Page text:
My advice for this is, as others have already commented, play some indie games! These guys (and gals) do all this work, and they pay with their own time, sweat, and cash. They don't have publishers and disconnected corporate executive breathing down their necks. They have one thing. A vision. And they are going to make that vision into an incredible, unique game.

    Secondly, you complain about over-hype; I think its great! ...to an extent. See, getting excited, even too excited, about a game you know you'll love, is an awesome thing. However, in this heightened state of euphoria, you become more susceptible to speculation. Speculation is the blight of consumer anticipation! Don't believe everything you read! Know where your gaming news comes from. Know whether or not you can trust that source. And even then, take everything with a grain of salt, because until that game hits shelves, anything can change. So get pumped about a game you think you'll like!

    Lastly, some people here commented on DLC. DLC is an amazing aspect of the industry. Some may complain about having to pay extra to be able to finish the game but what you probably don't realize, is that the game is finished. No DLC will ever make you pay for a core part of the basic game. The large packages aren't essential to the main story! They are expansion packs. That's right EXPANSION packs.

    I know what many of you are thinking, "Oh, but what about ME3? Huh? I had to pay to finish the main storyline!" WRONG! You didn't HAVE to pay for anything. No one HAS to spend their hard earned money on DLC. Developers know what they are doing and they aren't going to rip people off like that. They are in the business of making money through entertainment. You wouldn't be entertained if they were cheating you like that. ME3's core game has a storyline that stands alone. The expansion simply expands it.

    So in conclusion, event though the industry is growing rapidly, it is spiraling into a sad state where creativity is being pushed out, bit by bit. So do not complain about what is wrong. Stop conforming to the problem. You said it yourself. People spoke out about the Tony Hawk franchise with their wallets.

    "Game design is part tradition, part anticipation, and a lot of innovation."

  3. Jennette Sanford
    May 3, 2012 at 6:00 pm

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  4. Robert Ruedisueli
    May 2, 2012 at 5:05 pm

    The solution to over-hyping is easy. Don't pay attention to it.

    Seriously, Sega has over-hyped every Sonic game for the past ten years to the point that the fans think the games are crap. However, if you go in expecting an average game, you usually are pleasantly surprised to find it better than average.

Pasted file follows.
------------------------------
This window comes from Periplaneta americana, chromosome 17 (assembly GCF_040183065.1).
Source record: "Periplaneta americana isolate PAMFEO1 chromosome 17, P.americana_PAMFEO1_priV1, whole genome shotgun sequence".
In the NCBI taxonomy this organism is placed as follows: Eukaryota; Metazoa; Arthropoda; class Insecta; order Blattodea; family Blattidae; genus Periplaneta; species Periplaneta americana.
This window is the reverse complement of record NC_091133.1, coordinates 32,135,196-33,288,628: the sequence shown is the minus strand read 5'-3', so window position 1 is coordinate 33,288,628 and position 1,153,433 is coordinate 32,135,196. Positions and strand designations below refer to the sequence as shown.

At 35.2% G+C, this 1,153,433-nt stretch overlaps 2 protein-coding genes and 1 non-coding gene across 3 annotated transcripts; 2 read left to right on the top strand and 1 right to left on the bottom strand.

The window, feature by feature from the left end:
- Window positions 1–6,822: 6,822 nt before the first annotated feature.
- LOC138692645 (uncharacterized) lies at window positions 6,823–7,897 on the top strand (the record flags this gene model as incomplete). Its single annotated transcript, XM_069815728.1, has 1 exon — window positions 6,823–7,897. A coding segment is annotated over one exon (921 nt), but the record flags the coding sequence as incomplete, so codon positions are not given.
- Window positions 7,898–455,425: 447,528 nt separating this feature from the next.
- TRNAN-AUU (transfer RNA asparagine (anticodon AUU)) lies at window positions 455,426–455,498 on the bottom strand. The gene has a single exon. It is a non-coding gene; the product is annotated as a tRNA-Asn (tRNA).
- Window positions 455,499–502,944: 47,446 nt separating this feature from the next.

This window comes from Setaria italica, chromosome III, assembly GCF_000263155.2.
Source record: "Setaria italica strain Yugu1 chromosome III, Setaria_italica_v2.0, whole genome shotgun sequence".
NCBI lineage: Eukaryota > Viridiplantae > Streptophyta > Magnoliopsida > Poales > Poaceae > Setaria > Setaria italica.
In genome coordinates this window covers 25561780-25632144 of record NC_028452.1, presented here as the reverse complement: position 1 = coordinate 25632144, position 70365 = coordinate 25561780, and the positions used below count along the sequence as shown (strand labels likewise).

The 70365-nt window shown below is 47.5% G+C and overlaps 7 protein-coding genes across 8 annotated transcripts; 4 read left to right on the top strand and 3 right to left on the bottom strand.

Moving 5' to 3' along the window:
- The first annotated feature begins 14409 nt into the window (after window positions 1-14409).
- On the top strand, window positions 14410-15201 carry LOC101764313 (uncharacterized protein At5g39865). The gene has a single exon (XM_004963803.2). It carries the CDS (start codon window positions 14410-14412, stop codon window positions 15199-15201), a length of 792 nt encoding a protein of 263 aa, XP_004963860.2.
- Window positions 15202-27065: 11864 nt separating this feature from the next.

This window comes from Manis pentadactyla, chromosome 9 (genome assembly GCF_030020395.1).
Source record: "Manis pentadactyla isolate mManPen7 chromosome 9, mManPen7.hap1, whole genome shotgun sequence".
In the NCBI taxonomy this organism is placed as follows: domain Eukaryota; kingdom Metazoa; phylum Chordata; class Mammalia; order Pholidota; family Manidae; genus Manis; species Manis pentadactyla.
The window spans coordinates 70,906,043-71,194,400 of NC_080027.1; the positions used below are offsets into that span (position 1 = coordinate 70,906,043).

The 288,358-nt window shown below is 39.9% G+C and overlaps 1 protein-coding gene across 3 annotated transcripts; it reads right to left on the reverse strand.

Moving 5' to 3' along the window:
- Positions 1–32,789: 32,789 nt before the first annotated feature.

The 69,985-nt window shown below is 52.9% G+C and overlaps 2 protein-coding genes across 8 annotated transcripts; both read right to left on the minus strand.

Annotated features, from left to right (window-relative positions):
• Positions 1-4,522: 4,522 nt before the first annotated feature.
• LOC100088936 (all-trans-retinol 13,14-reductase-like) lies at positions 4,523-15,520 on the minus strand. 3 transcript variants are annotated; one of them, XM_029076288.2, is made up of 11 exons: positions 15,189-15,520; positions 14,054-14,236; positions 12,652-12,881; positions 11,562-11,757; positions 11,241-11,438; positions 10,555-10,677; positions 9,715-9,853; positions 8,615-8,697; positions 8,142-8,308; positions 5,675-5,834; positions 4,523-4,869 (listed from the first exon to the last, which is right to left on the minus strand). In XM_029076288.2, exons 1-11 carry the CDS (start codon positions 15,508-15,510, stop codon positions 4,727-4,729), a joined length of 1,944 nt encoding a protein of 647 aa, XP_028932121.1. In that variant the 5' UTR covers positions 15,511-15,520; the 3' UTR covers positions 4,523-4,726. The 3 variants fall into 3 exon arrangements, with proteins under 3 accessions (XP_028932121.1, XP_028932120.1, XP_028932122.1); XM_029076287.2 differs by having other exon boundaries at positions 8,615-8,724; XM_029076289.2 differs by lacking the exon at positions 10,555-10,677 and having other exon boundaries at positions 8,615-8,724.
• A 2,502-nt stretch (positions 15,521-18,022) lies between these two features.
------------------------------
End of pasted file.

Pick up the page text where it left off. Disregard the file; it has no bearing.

As of the delays, simply release half the game, that simple. Release a smaller game with a few levels, then release new episodic content regularly as DLC or new games (preferably the players choice.) That way you don't have to finish writing enough levels for 120 hours of single player gameplay to launch the game, but you can still have well over 280 shipped, and get the player to pay about twice as much total, as they will pay about a quarter as much for the first game, but continue to pay that much for each installment.

  5. Toby
    May 2, 2012 at 7:02 am

    2ksports is really guilty of "tony hawking". They release essentially the same basketball game everywhere. i got my ps3 when 2k10 came out, and 2k12 has some of the same bs. The same things need to be patched every year. My player is always unplayable to the end of the season EVERY YEAR until around december when they release a patch. to make matters worse they never fix the exploits they claim they will fix, they just cover it up and give u a stripped down demo that falsely advertises features of the game to make you believe they fixed something. Some years they take 2 steps back rather than a step forward. they take out some aspect of the game that is perfectly good and replace it with something trash, don't release a patch, and promises you that it will be fixed by the next game release (which it won't). last year 2k11 required some skill, but on 2k12 any kid can come in and pick up a remote for the first time, choose a top team, and give veterans comp. 2k actually said it themselves that they are so sorry for the major problems in the game this year because they used new code; they've been using the same code since Sega dreamcast when the first 2k basketball game came out. We should be able to sue companies like this and win big.

  6. Gustavo Ibarguengoytia
    May 2, 2012 at 2:40 am

    I would add a forth thing I hate about video games, especially recently, DLC.

    I sold my copy of Skyrim after finishing the main campaign because well, it was Oblivio all over again but with Dragons, or Fallout 3 but with Dragons. And then a friend told me that I've made a mistake to sell the game because of the new DLC will make the game more awesome. And I told her: Well as a consumer I don´t like and don´t think that in order to have a great product I should buy DLC, expansions or add-ons. Either your product is solid from the start or it isn't and if it isn't don't try to sell me more stuff, after I paid retail value for it just to make it worth it.